What’s similar? What’s different? These are things children notice almost instantaneously, so it’s important to include diversity work in your daycare and afterschool facilities.
In part one, we explored ways to incorporate diversity into the classroom through vocabulary, learning about people’s culture and traditions year round, and asking leading, empathetic, and appropriate questions. Don’t miss out and read it here!
The DC area is a rich and diverse community which is why at Community Education Research Group we want to provide inclusive and diverse care in all of our child care services — from before and after school care, early education, and our daycare options. Join us in today’s post as we expand more on how to implement diversity in the classroom.
Diversity in the DC Classroom!
Kids pick up on similarities and differences quickly and need guidance as they navigate them. And since this is not going away, arming them with the wherewithal to discuss it is only advantageous for this future generation.
Openly Discuss Topics Surrounding Diversity
What quells a positive understanding of diversity in bias and stereotypes, so it’s important to talk about them in the classroom. When you are working in the classroom and doing art projects, you can talk about different similarities and differences in what they’re making. Apply this to a real-world experience and how people treat others differently because of their differences, and openly discuss why this is an issue. The more open and honest you can be with your students, the more they can feel comfortable asking questions and navigating this sometimes muddled topic. And, the more these conversations are had, the less likely they’ll develop a narrow and exclusive view of diversity.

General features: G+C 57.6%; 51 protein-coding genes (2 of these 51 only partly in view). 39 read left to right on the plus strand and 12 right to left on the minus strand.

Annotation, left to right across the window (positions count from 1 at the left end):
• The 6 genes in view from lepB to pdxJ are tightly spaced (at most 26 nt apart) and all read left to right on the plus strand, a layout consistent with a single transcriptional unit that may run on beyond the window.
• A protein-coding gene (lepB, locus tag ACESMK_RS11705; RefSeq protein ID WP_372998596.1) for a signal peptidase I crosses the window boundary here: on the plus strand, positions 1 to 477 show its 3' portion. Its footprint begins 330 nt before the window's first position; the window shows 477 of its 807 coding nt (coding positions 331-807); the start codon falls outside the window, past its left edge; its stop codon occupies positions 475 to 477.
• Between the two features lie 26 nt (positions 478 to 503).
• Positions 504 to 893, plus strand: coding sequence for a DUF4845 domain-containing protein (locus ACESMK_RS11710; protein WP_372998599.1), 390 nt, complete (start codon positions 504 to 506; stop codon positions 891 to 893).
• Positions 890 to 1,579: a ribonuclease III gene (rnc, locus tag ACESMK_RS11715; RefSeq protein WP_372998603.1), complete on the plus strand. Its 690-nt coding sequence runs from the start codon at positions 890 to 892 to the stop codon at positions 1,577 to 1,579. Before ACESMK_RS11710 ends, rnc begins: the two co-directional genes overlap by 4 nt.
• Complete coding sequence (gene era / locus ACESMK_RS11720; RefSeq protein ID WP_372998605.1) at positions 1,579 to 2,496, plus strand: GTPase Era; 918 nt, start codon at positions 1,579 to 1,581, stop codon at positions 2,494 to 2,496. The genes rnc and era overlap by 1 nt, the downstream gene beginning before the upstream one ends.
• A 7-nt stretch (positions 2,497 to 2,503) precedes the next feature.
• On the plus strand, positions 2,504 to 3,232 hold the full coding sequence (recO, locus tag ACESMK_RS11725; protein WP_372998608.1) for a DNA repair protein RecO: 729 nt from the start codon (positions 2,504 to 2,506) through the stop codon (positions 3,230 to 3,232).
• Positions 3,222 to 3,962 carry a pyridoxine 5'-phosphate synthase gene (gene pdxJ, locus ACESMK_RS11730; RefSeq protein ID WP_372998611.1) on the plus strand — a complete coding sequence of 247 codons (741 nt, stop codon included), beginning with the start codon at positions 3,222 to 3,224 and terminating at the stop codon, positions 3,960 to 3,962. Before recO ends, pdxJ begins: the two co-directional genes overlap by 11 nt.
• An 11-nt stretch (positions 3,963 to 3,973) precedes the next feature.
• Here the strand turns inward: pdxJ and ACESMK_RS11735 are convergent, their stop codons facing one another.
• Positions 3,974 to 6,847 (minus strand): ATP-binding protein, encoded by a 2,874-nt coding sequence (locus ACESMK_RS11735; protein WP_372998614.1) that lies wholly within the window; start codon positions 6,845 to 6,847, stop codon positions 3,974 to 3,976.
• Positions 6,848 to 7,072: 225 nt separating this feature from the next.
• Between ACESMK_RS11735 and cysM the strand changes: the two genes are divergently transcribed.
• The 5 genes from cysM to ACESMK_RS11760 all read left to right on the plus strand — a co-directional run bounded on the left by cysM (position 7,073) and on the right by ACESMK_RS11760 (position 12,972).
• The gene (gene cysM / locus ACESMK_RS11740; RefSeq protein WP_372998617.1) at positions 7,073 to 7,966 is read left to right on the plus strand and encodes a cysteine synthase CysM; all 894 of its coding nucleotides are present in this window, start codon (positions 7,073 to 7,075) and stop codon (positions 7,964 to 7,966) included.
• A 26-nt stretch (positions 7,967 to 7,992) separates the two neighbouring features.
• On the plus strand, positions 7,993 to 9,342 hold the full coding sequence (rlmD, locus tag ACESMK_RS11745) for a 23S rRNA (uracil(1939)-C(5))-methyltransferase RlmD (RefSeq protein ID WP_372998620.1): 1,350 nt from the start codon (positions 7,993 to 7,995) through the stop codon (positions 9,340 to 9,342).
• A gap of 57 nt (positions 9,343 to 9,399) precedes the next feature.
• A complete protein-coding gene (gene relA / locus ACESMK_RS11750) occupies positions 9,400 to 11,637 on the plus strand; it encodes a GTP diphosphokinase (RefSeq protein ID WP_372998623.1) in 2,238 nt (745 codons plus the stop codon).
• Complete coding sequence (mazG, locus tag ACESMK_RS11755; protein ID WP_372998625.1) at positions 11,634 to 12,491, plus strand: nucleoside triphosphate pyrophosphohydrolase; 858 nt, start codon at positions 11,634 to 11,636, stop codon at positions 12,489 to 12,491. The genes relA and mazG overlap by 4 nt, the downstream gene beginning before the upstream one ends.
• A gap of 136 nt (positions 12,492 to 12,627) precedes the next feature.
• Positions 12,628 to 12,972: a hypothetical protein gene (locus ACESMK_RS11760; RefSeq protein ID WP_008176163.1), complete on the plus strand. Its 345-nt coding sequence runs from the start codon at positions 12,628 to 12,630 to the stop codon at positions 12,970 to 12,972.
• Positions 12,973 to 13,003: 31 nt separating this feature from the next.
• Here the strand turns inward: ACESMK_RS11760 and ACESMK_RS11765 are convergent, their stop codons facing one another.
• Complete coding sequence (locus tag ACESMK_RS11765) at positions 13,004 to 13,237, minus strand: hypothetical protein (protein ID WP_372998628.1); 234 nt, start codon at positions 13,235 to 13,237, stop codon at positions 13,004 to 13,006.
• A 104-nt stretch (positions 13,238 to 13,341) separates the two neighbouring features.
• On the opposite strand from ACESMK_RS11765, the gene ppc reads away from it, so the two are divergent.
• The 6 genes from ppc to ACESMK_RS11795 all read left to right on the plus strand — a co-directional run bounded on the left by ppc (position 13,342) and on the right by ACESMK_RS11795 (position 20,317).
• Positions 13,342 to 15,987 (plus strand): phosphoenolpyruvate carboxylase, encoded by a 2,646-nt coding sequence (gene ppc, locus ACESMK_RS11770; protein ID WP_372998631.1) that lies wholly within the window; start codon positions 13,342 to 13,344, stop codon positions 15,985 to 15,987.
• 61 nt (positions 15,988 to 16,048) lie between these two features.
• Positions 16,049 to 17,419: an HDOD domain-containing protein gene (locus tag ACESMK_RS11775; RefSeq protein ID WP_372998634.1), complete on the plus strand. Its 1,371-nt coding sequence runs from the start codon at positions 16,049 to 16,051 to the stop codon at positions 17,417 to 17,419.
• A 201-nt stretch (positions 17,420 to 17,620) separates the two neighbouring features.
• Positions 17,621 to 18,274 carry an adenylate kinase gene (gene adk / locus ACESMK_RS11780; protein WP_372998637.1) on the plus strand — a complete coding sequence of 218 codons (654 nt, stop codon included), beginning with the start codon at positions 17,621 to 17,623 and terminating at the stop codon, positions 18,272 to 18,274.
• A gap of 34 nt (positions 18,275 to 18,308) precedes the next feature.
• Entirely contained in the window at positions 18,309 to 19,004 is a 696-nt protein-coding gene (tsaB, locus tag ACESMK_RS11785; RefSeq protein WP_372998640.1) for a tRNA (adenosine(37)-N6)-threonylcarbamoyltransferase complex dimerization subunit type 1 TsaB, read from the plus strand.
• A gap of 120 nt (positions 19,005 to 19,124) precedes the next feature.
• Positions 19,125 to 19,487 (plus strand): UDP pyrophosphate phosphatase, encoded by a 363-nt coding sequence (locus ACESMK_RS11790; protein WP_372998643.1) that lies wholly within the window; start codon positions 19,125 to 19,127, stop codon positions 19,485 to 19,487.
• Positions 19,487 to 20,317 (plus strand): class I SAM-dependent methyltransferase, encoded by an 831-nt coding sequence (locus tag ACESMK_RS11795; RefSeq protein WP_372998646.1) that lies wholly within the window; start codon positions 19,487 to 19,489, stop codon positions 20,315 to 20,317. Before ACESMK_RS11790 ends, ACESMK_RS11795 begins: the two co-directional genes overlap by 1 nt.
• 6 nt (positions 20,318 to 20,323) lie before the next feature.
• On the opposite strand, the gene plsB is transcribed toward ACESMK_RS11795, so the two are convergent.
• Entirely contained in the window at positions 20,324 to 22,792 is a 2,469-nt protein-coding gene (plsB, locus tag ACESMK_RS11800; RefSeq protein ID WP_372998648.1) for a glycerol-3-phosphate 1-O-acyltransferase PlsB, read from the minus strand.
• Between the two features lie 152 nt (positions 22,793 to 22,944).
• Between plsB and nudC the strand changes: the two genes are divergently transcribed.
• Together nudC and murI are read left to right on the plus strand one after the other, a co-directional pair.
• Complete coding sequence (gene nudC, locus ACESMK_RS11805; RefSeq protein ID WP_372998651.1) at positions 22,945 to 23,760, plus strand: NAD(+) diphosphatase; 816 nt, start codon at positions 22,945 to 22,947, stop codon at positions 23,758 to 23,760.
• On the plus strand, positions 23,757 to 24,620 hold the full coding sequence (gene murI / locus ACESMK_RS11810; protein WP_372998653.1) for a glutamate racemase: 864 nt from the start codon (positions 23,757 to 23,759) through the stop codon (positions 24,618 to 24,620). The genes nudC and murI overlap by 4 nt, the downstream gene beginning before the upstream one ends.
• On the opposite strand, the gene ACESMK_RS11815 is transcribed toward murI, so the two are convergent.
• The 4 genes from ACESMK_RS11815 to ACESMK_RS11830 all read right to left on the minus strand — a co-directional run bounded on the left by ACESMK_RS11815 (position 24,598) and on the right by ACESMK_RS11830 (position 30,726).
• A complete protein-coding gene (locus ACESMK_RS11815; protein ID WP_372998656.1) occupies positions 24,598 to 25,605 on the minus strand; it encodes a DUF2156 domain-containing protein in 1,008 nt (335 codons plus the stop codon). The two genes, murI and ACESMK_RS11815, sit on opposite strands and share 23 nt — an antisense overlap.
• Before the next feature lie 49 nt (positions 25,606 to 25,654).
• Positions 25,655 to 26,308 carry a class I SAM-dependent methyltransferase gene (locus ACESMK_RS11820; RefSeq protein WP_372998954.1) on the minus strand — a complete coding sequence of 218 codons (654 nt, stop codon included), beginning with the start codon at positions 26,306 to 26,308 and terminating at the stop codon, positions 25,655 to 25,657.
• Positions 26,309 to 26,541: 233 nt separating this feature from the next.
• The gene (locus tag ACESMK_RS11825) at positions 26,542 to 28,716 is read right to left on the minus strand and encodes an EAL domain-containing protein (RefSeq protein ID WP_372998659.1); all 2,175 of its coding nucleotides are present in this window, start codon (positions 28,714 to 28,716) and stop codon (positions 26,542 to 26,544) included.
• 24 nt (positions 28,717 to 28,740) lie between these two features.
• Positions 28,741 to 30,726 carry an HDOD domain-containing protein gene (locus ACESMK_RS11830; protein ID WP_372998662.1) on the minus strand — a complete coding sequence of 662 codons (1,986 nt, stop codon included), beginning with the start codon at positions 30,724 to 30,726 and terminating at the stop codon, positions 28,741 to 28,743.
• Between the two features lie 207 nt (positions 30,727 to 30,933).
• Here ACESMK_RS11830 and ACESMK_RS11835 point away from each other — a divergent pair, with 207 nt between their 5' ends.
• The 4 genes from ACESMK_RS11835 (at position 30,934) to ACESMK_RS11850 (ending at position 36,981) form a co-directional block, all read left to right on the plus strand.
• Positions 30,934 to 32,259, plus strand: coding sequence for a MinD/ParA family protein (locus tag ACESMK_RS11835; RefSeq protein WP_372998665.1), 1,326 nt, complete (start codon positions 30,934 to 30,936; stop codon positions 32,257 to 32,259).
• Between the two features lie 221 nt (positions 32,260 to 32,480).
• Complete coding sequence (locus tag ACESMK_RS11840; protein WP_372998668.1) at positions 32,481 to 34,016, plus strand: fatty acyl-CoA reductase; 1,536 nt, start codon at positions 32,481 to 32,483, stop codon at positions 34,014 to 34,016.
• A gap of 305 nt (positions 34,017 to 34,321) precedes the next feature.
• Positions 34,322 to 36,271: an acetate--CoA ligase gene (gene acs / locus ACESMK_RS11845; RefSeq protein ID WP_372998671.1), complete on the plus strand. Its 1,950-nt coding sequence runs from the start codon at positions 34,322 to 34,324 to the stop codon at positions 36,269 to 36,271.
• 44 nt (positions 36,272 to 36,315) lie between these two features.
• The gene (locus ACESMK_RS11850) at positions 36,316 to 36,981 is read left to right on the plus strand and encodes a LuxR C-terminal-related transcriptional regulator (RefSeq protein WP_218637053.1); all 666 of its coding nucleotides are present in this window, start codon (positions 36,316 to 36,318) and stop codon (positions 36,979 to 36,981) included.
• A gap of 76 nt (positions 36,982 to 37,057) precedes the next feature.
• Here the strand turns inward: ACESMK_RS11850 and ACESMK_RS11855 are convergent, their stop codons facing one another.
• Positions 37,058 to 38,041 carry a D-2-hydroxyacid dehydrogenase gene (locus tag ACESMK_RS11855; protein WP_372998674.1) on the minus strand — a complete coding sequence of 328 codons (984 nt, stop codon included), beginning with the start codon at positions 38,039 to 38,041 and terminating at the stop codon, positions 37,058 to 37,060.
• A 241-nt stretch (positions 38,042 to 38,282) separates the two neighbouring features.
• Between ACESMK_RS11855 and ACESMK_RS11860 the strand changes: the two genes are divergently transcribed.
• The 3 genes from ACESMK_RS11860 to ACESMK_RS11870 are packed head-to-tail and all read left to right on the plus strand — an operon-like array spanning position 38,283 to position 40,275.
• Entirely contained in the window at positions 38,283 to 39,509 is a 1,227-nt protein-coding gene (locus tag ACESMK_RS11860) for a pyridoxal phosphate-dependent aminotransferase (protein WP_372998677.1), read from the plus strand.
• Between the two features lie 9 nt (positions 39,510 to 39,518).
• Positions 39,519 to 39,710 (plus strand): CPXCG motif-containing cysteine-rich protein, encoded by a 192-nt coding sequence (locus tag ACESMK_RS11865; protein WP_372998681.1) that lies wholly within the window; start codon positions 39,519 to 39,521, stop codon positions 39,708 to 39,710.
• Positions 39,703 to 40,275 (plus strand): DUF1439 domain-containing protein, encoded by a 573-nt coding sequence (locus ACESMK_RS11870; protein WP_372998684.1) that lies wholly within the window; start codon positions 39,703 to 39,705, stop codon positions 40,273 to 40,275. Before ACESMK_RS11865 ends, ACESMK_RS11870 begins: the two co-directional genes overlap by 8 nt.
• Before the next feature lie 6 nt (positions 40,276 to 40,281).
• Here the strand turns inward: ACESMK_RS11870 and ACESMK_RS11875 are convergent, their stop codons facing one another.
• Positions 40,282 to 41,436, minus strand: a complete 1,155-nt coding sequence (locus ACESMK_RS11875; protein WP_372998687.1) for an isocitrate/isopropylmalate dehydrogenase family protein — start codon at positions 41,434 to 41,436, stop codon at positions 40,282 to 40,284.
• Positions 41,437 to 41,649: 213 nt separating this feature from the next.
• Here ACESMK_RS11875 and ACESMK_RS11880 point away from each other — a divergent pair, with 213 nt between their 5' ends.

Empathize With Each and Every Learner
Every child comes with a didn’t set of experiences that contribute to how they experience and relate to diversity. It is important to see and notice each learner and help meet them where they’re at. It can be greatly frustrating when you see cruel behavior and hear unkind words, but you can teach them and hopefully incite change. Put yourself in the child’s position — perhaps they feel left out and begin saying mean things to the others because they were hurt. Use this experience to better give them the vocabulary to relate to their experience, something along the lines of “I know you may feel hurt because the other kids left you out. It is okay to feel sad and hurt, but don’t continue the hurt. Would you like to go and have a conversation with them?” This better unites the two sides and they can hear each other out.
Be a Model of Diversity
Children are always watching and listening to what you do, so ensure you are being a steward of diversity. The kids are looking to you as their leader, so be mindful of your actions and responses and continue to foster an environment of diversity.
Diversity is all around us and it will be present in your classroom through language, abilities, and culture. Guide your classroom and teach diversity every day!
Watch your child thrive in our daycare and afterschool child care services! Reach out to us today!